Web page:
Fire Chief Len MacCharles and his 72-hour evacuation kit that he recommends for all households in Nelson during fire season in case of an evacuation. Photo: Bill Metcalfe

Fire Chief Len MacCharles and his 72-hour evacuation kit that he recommends for all households in Nelson during fire season in case of an evacuation. Photo: Bill Metcalfe

VIDEO: Develop a personal wildfire plan, B.C. fire chief says

72-hour evacuation kit recommended

Len MacCharles wants you to develop a family evacuation plan and put together a 72-hour survival kit. He wants you to do it now.

“A wildfire impacting Nelson: it is not if, it’s when,” Nelson’s fire chief told last week’s Wildfire and Climate Change Conference. “It is highly likely. The impacts to health, property, the environment, people, is going to be pretty serious.”

It’s hard to predict what that fire will look like, he said.

“It would depend on the fire, the conditions, the circumstances, the wind. Was it a fire that started five kilometres from the city and making its way here? Or it is a lightning strike that struck very close?”

MacCharles was hired by city council several years ago partly because of his experience as head of emergency management in Calgary and as the incident commander at the wildfire that destroyed much of Slave Lake, Alberta, in 2013.

MacCharles said a reporter asked him at the time what it would take to put the Slave Lake fire out.

“My answer was, when this fire rolled into Slave Lake, if I had all the resources that I had in Calgary, which was 90 pieces of heavy apparatus and 1,400 fire fighters, if I had had all that in Slave Lake, a fire that was described as like a blow torch, I could not have stopped that fire.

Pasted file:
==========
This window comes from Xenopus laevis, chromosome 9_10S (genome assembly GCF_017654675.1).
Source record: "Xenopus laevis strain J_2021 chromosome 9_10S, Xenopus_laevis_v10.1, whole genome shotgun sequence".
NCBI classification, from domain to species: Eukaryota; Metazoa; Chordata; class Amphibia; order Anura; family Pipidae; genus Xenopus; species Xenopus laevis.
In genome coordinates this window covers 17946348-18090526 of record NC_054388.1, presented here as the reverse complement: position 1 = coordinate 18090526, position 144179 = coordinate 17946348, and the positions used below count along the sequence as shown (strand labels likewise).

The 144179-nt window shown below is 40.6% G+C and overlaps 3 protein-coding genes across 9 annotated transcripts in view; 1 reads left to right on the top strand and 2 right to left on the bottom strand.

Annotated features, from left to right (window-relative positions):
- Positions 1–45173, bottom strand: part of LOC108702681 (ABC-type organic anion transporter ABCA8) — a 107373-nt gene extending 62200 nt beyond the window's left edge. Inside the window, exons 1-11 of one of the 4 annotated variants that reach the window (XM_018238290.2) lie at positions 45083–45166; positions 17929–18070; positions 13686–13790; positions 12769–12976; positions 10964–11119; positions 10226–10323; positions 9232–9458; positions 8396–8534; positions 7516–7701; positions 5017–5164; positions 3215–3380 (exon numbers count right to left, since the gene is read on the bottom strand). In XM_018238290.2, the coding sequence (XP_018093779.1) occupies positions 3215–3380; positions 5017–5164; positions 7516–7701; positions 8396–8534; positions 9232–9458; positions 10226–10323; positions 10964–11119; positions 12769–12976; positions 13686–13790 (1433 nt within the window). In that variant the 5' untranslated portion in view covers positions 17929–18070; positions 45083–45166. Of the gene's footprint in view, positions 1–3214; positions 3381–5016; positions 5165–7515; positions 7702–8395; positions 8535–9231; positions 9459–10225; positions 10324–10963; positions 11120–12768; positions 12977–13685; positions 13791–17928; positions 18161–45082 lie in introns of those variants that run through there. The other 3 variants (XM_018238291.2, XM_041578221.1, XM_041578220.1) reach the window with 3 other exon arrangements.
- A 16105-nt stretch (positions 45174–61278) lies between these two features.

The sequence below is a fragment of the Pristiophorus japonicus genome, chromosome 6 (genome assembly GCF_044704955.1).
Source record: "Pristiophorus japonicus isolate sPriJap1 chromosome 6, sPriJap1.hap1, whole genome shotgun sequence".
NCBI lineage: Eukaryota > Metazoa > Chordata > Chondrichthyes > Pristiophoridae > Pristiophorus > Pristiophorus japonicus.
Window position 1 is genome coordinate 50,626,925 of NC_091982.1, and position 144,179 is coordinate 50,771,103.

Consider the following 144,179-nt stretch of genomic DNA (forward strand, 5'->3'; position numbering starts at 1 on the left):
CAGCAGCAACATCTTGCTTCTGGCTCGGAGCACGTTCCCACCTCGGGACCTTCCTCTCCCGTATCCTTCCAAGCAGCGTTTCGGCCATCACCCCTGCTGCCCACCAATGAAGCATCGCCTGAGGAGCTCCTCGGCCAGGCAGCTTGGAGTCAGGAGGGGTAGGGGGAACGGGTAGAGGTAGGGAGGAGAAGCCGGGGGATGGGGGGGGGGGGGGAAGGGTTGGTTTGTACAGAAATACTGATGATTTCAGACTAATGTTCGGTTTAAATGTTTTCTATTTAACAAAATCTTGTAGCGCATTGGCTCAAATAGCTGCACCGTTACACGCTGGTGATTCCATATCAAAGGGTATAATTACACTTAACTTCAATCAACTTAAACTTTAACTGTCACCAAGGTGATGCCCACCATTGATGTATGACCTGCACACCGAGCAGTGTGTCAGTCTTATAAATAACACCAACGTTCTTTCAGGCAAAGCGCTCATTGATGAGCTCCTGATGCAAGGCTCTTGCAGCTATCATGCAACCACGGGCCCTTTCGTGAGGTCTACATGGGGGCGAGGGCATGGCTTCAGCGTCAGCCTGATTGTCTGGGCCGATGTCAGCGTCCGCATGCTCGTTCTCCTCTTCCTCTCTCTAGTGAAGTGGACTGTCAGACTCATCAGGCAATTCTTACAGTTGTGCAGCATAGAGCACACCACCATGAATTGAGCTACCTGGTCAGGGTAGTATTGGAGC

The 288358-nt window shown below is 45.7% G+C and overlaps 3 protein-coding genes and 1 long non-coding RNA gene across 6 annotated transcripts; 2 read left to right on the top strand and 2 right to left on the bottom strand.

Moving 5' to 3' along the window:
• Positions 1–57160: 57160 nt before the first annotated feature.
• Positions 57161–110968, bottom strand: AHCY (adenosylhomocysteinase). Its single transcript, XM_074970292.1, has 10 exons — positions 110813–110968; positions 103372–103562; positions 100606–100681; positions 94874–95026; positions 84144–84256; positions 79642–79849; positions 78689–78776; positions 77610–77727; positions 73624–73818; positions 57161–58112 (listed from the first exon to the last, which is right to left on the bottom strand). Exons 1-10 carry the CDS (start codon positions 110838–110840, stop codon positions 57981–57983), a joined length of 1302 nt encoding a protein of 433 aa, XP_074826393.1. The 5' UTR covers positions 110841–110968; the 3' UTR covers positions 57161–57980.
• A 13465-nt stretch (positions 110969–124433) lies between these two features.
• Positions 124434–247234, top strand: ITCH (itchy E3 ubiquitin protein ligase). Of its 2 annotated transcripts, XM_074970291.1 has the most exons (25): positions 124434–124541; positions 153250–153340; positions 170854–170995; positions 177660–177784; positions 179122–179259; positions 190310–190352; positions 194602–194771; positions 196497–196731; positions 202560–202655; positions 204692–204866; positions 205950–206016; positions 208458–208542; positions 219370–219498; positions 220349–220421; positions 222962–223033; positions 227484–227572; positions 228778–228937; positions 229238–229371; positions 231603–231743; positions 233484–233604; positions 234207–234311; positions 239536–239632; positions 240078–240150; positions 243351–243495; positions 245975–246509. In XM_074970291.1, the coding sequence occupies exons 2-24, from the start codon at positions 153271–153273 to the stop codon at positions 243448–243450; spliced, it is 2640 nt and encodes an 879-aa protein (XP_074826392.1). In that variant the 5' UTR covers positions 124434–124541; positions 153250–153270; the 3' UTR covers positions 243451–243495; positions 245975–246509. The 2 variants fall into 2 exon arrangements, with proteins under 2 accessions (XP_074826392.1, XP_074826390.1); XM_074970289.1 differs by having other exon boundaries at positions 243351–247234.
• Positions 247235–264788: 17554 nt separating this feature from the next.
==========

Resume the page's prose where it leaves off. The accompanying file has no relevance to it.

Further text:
“If a fire wants to come in to your community bad enough, it’s coming.”

The Fort MacMurray fire was not predictable, MacCharles said, because the fire danger rating was not very high at the time. But it was the perfect storm.

“It was the dryness, the wind, all those other circumstances. And the perfect storm is coming more and more often,” he said, referring to earlier conference sessions that had explained how climate change is gradually increasing temperatures and reducing summer precipitation across the Kootenays.

Several years ago, forest fire expert Bruce Blackwell told Nelson city council that Nelson was on his “top ten list of communities in B.C. for the next big fire.”

“That was not just an off-the-cuff remark,” MacCharles said. “He (Blackwell) has actually backed that up with studies and information. It is not just fearmongering.”

How has Nelson responded?

MacCharles said Nelson is developing a wildfire management plan, two main components of which are fuel treatment and the Fire Smart program.

Fuel treatment typically means working by hand, modifying forest vegetation by retaining large dominant trees, thinning and removing small trees, removing deadfall, pruning the lower parts of the retained trees, and burning everything removed.

MacCharles explained that the city and the Regional District of Central Kootenay have been doing fuel treatment work in the city and on crown land outside it, but it is expensive and time consuming and has received “mixed to poor” response and engagement from residents.